As the SARS-CoV-2 pandemic has spread across the globe, our daily environments have been drastically altered. The dependable rhythms of work, family, and friends have been shattered. In this state of uncertainty, it is striking how we have turned towards scientific experts as steady hands. In the United States, as well as in most if not all Western European countries, virologists and epidemiologists have taken center stage as people seek guidance not just on how to behave in the current circumstances, but also what to expect in the weeks and months to come.
These scientific experts have become much more than sources of knowledge about the dangers of the disease. As beacons of trust in this new, Covid-ridden environment, they are also impacting society-wide behavior to an unprecedented degree, even to the extent of giving rise to new moral norms. Not shaking someone’s hand has gone from being a snub to a sign of caring and respect. Young adults’ merry socializing and subjective sense of immortality – a feature of every generation throughout the ages – is now viewed as a form of irresponsible egotism.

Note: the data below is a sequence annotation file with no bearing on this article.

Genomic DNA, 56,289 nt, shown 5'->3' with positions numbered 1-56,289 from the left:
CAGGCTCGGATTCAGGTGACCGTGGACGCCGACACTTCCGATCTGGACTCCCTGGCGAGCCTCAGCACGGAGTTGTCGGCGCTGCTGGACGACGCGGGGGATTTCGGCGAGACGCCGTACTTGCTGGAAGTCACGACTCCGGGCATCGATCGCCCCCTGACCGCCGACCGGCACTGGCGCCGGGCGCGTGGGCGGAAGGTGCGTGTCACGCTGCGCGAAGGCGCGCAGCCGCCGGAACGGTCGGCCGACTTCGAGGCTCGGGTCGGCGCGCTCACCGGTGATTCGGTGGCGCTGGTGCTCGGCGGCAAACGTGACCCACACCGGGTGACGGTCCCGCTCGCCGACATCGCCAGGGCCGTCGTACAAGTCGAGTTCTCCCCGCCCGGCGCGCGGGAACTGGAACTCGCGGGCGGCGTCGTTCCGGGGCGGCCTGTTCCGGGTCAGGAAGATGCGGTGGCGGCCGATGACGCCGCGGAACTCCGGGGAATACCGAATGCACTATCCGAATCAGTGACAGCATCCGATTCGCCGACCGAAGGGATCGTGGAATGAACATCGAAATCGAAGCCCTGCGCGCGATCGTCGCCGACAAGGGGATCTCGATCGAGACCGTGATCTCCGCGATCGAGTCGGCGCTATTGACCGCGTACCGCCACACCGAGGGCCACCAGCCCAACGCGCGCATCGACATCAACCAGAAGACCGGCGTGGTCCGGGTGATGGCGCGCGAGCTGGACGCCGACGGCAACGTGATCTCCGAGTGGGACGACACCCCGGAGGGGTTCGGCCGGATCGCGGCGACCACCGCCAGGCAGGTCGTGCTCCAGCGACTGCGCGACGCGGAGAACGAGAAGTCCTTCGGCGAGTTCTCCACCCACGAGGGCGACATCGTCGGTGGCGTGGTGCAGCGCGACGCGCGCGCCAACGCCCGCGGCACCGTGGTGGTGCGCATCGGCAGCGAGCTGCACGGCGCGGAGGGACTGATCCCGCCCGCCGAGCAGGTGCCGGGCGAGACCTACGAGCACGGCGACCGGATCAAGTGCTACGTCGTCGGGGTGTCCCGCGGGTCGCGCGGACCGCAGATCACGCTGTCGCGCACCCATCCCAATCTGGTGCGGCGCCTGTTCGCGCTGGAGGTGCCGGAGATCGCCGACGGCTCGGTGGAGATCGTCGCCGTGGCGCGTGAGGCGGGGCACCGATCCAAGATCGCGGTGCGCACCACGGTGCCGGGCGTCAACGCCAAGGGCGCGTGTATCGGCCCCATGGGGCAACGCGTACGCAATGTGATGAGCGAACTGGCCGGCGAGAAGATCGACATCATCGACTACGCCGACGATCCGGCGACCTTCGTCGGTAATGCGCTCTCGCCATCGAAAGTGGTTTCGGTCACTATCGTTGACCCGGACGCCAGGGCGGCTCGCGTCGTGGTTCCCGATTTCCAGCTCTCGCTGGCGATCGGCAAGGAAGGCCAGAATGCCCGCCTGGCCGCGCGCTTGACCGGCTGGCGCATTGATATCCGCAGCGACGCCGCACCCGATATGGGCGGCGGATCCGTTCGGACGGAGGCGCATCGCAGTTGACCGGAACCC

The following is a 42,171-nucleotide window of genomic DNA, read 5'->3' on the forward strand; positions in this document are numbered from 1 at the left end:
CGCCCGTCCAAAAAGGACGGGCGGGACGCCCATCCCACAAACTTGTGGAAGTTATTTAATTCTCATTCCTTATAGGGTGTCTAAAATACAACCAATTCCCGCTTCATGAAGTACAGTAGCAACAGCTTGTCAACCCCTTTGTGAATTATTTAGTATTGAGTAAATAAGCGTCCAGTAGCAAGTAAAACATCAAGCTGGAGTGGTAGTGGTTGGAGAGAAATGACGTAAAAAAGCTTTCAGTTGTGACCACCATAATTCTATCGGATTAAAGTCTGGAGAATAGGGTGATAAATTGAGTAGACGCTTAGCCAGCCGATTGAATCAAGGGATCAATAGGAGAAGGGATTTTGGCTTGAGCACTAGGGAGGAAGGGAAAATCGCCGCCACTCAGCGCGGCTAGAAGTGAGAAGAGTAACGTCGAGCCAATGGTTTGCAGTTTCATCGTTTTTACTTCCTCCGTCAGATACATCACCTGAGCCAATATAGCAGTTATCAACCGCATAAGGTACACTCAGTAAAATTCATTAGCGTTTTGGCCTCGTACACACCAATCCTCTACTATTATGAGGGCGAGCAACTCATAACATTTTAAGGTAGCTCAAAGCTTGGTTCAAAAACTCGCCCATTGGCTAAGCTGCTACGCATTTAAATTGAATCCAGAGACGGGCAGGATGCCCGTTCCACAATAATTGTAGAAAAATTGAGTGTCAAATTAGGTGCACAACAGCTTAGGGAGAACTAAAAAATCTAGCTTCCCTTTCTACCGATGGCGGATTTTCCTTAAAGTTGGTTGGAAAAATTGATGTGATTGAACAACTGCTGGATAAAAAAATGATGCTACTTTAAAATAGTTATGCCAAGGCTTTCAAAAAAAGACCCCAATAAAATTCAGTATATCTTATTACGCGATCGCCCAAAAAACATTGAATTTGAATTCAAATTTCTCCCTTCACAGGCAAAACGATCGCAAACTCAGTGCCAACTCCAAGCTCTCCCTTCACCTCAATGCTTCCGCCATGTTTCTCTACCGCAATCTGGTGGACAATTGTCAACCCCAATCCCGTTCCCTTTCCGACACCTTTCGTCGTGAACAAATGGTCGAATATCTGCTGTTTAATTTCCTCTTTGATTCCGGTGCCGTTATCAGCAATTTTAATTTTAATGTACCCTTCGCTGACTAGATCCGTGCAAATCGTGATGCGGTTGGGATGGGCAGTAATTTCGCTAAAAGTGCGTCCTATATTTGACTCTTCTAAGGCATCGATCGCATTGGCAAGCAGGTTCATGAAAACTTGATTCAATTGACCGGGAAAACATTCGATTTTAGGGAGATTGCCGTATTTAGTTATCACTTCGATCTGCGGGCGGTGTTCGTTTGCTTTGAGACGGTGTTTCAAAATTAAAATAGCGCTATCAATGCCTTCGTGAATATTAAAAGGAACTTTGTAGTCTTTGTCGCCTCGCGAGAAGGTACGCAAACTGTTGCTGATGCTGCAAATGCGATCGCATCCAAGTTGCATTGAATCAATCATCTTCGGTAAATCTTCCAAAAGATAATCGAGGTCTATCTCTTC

With this large impact has come an ethical responsibility that, I believe, has not sufficiently been acknowledged or explored. Relatively minute alterations to the phrases of scientific experts can have a disproportionate impact on the lives of citizens, and can determine the degree of public compliance. Does one emphasize the uncertainty of scientific findings? Or should one emphasize the potential dangers of the disease?